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Search tags: e-b-moore
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review 2018-04-02 20:05
Redwall Graphic Novel
Redwall: The Graphic Novel - Stuart Moore,Bret Blevins,Brian Jacques

I got this for $1 at the Metro Library Book Sale. I had no idea they ever made a graphic novel of Redwall, so I was excited. But given how thin the book was I had my worries. And it turned out to be what I feared. They condensed this far too much. Numerous characters were glossed over or left out. They didn't even mention otters, who are major creatures in Mossflower. Moles, especially Foremole, was only seen on one page. Some dialogue was hard to understand, and some panels were convoluted. This really needed to be at least 50 pages longer to fully flesh out any Redwall tale. We even cut the ending rather short so you didn't even have time to fully grieve for those lost in the final battle. Just a neat bow on things. 

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text 2018-04-02 02:10
April Showers TBR
Redwall: The Graphic Novel - Stuart Moore,Bret Blevins,Brian Jacques
The Best Exotic Marigold Hotel - Deborah Moggach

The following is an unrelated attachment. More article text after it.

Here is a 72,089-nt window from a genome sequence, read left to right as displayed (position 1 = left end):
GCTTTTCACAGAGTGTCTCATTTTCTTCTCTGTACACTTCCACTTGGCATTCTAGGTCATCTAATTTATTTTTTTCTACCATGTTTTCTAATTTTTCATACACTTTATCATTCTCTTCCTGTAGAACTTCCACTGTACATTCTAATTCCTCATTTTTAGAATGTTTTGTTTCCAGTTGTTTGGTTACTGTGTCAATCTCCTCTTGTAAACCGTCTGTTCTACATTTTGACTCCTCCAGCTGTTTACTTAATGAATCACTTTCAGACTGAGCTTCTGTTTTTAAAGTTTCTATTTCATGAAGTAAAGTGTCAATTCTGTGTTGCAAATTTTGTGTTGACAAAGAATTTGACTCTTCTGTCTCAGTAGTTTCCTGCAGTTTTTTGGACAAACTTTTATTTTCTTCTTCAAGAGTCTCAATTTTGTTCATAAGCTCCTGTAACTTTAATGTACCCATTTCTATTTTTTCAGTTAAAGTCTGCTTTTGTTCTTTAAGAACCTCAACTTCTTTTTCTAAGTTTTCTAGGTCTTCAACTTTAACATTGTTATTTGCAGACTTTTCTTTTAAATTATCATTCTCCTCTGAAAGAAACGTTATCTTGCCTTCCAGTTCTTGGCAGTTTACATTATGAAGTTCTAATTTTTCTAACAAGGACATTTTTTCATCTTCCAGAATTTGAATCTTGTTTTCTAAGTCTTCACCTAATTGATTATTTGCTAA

The Kite Runner - Khaled Hosseini
Sisters of Heart and Snow - Margaret Dilloway
Secret Vampire (Night World, #1) - L.J. Smith
Clash of Eagles - Alan Smale

Well, this month was going to be April Showers, so it was supposed to be dedicated to sad and emotional books. But then we had the Great Bedroom Flood of 2018, which ruined SOOOOOO MANY of my books. The bottoms of most of my graphic novels and several unread novels were soaked, causing the pages to warp, discolor and stick together. I wasn't too upset about the ones I had already read, but some of these books were brand new or just purchased at the Metro Book Sale. 

 

So, now April Showers means floods and water in the literal sense. I'm going to read the few books I salvaged that needed reading. Hopefully the pages aren't too stuck together. 

 

Before I read these I swear I will get through Envy and Splendor. I SWEAR. 

 

Also, Oklahoma teachers on strike. And I am behind them all the way. Teachers need better pay and our schools need more money! Oklahoma ranks 49th in the country in education. 

 

P.S. Friday was a terrible day. Saturday wasn't. Sunday was even better. Hope you guys are having a pretty good go of things. 

 

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review 2018-04-01 07:54
Lots of bloodshed and well-produced comic collection but lacking in variety
The Strange Talent of Luther Strode - Justin Jordan,Tradd Moore,Felipe Sobreiro

This is a review of all the Luther Strode books from one volume

 

This collection brings together all the Luther Strode volumes and I only gave it three stars because it’s all a bit samey. The basic idea is that Luther gains powers, strength, speed and invulnerability, and uses them to fight and defeat similarly-endowed beings in a variety of ways while preaching a more peaceful way. A few other characters are included, especially a girl called Petra.

With lots of bloodshed, this is clearly and well-illustrated and reasonably well-written. I just would have liked more variety.